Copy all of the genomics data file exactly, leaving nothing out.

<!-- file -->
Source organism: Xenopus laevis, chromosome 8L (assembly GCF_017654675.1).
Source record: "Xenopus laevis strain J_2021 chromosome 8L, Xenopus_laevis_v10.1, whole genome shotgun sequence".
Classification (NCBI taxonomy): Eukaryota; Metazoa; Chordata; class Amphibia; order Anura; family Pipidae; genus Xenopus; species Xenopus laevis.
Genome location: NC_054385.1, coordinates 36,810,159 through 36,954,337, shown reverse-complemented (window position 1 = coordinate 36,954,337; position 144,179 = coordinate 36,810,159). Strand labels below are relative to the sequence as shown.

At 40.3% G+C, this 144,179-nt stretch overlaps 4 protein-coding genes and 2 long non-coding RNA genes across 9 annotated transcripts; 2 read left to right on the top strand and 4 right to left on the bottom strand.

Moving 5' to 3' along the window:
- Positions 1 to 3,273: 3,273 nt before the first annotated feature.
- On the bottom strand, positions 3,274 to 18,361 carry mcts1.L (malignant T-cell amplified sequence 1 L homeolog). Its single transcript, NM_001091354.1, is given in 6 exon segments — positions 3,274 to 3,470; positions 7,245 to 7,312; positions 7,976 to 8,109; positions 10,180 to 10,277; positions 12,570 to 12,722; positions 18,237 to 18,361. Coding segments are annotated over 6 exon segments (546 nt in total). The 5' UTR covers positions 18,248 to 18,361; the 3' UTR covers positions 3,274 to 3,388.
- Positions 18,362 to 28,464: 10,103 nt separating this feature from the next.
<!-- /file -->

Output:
Source organism: Xenopus laevis, chromosome 8L (assembly GCF_017654675.1).
Source record: "Xenopus laevis strain J_2021 chromosome 8L, Xenopus_laevis_v10.1, whole genome shotgun sequence".
Classification (NCBI taxonomy): Eukaryota; Metazoa; Chordata; class Amphibia; order Anura; family Pipidae; genus Xenopus; species Xenopus laevis.
Genome location: NC_054385.1, coordinates 36,810,159 through 36,954,337, shown reverse-complemented (window position 1 = coordinate 36,954,337; position 144,179 = coordinate 36,810,159). Strand labels below are relative to the sequence as shown.

At 40.3% G+C, this 144,179-nt stretch overlaps 4 protein-coding genes and 2 long non-coding RNA genes across 9 annotated transcripts; 2 read left to right on the top strand and 4 right to left on the bottom strand.

Moving 5' to 3' along the window:
- Positions 1 to 3,273: 3,273 nt before the first annotated feature.
- On the bottom strand, positions 3,274 to 18,361 carry mcts1.L (malignant T-cell amplified sequence 1 L homeolog). Its single transcript, NM_001091354.1, is given in 6 exon segments — positions 3,274 to 3,470; positions 7,245 to 7,312; positions 7,976 to 8,109; positions 10,180 to 10,277; positions 12,570 to 12,722; positions 18,237 to 18,361. Coding segments are annotated over 6 exon segments (546 nt in total). The 5' UTR covers positions 18,248 to 18,361; the 3' UTR covers positions 3,274 to 3,388.
- Positions 18,362 to 28,464: 10,103 nt separating this feature from the next.